“You have?” Mackenzie asked, eyes narrowing, and he nodded. “How much?”

“To be honest, we’re still in the process of establishing that,” Firebrand admitted. “The biggest problem is that shipping’s scarce enough out this way, except for Krestor’s and Mendoza’s, that we have to be careful about our arrangements.” He chuckled suddenly. “There are some advantages to dealing with that crowd, though — not to mention the simple satisfaction of using their own ships against them! Their freight agents are about as corrupt as they are themselves, after all, and smuggling’s always a growth industry in the Protectorates. No one in the League has anything like a reliable estimate of the size of the ‘gray economy’ out here, but everyone knows damned well that it’s huge, so we might as well take advantage of it. Unless things change in the next month or two, what we’ll actually be doing is shipping your goodies in covered by Krestor shipping manifests. They’ll just sort of wander away from the rest of the queue once they hit dirt-side.”


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16 Responses to Shadow Of Freedom – Snippet 16

  1. Terranovan says:

    Uh-oh, Firebrand! A code name used in “Shadow of Saganami” and “Storm from the Shadows” by a MESAN agent!!!

    • 4th Dimension says:

      Yup. Mesan agent provocateur, as per blurb.

    • Richard H says:

      It’s handy for the readers, but it seems like poor operational planning to use the same code name after a bunch of your plans already failed under the same name.

      Then again, I suppose it hardly matters when even the people who’d twig on it wouldn’t find out until after they were embroiled in the mess.

      • RichardK says:

        As intended – Mesa wants all of these failed revolutions blamed on the Manty’s. What better way than to connect them all to the same agent.

        • John Roth says:

          Interesting idea, but I don’t think so. Most of these people aren’t going to compare notes about the code name of whoever they were talking to; they’re going to compare notes about who that agent told them was his sponsor.

          The other reason I don’t think so is that in Shadow of Saganami that code name is used to connect the arms dealer from Kornati (sp??) to the one on Montana, and that guy was a known Mesan agent.

          Of course, that won’t matter to whoever’s got the propaganda blast ready to go.

          • Richard H says:

            >The other reason I don’t think so is that in Shadow of Saganami that code name is used to connect the arms dealer from Kornati (sp??) to the one on Montana, and that guy was a known Mesan agent.

            Basically this. What I was remarking on was that this Firebrand guy was stirring up revolts *against* the Manties, which is how they know he exists… and now he’s stirring them up and claiming those same people are *supporting* the revolts.

            The blurb tells us that these actions in the name of Manticore aren’t going to end up being left out to dry, but someone with a brain in ONI is going to figure out who is actually behind it pretty quickly once they hear the name “Firebrand”.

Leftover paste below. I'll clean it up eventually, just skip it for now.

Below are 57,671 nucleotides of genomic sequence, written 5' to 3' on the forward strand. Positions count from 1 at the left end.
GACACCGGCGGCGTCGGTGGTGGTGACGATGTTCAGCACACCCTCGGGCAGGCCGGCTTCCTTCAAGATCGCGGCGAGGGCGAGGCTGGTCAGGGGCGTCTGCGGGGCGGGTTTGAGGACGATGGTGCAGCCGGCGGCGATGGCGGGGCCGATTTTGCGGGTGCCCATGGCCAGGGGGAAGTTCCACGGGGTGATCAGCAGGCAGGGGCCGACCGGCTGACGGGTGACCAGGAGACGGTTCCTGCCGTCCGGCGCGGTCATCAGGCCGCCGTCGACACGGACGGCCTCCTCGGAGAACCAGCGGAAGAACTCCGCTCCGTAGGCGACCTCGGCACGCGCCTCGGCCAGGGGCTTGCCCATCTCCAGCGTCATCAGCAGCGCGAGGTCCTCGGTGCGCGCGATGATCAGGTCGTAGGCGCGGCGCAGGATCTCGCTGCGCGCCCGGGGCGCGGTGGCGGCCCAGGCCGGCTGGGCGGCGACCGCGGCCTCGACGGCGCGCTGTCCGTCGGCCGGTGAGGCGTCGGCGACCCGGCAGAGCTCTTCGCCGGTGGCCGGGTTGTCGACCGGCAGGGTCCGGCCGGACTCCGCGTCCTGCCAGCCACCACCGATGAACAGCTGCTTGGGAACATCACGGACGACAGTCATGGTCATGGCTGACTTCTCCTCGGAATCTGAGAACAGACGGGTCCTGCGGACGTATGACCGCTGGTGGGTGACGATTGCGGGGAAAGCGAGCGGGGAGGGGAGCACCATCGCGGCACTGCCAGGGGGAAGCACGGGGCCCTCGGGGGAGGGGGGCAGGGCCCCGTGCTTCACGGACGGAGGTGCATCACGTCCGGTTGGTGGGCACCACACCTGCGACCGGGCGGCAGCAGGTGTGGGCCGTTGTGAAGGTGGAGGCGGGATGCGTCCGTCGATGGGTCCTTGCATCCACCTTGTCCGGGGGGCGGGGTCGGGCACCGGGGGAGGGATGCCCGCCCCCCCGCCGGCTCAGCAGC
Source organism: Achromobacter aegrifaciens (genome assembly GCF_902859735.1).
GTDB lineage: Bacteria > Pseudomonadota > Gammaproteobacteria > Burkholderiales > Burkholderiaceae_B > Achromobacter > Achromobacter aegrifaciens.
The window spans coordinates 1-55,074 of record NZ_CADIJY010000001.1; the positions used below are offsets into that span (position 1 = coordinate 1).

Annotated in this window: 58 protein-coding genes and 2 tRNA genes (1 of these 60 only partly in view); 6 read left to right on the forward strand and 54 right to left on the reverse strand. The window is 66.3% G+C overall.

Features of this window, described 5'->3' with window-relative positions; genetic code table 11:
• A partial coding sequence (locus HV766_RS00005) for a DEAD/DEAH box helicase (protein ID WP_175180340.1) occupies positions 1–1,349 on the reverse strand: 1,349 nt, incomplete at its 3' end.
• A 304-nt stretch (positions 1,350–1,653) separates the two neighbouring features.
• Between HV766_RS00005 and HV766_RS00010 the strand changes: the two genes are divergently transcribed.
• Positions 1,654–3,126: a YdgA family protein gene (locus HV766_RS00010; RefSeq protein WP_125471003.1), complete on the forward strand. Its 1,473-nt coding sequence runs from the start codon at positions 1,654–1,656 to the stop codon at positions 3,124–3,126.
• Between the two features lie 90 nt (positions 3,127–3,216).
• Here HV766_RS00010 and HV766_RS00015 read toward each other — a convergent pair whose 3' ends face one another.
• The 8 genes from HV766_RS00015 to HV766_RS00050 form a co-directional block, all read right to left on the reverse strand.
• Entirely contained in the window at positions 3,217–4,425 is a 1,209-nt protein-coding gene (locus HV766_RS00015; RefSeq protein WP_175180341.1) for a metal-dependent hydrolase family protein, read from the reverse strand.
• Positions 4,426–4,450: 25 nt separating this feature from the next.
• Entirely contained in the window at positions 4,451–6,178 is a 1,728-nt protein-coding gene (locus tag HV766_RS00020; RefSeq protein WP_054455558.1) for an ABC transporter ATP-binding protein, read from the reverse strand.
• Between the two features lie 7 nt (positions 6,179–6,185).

On the other hand, as John Roth observes, the public isn’t going to hear any of that.

            • JeffM says:

              But at that time, he was actually working for Frontier Security rather than having switched full time to working for Mesa…

              • Drak Bibliophile says:

                At that time, he was “on leave” from Frontier Security and was working for Mesa with the knowledge of his FS superiors.

              • hank says:

                To be pedantic, at his 1st meetings with Nordbrant & Westman he was still working for the Gendarmarie. He then went on leave (actually on loan to Manpower) for the rest of Shadows of Sag. and had been hired by Mesa by the 1st time we saw him in Storm.

  2. John Roth says:

    He does get around, doesn’t he?

  3. Margo says:

    Maybe the timeline of this book starts concurrently with Storm from the Shadows? About 6 months or T-year before – scene setting?

    • John Roth says:

      The book has a date at the beginning of each new month. Chapters 1 and 2 are in February 1922 PD, Chapters 3 and 4 are in March 1922 PD. Storm from the Shadows ends in December 1921 PD.

  4. John Roth says:

    I wonder if that disguise is part of the MAlign bag of tricks. I don’t remember him being described that way before.

    • Drak Bibliophile says:

      John, here’s how he’s described in his first appearance in Shadow of Saganami.


      “For a day or two,” the other man said. He was obviously the senior of the two, and his physical appearance — medium brown hair, medium brown eyes, average features, medium -complexion — was so eminently forgettable that Nordbrandt felt irritably certain he’d never bothered with a disguise in his life.

      End Quote

  5. Margo says:

    Oops, don’t read chapter heads very often!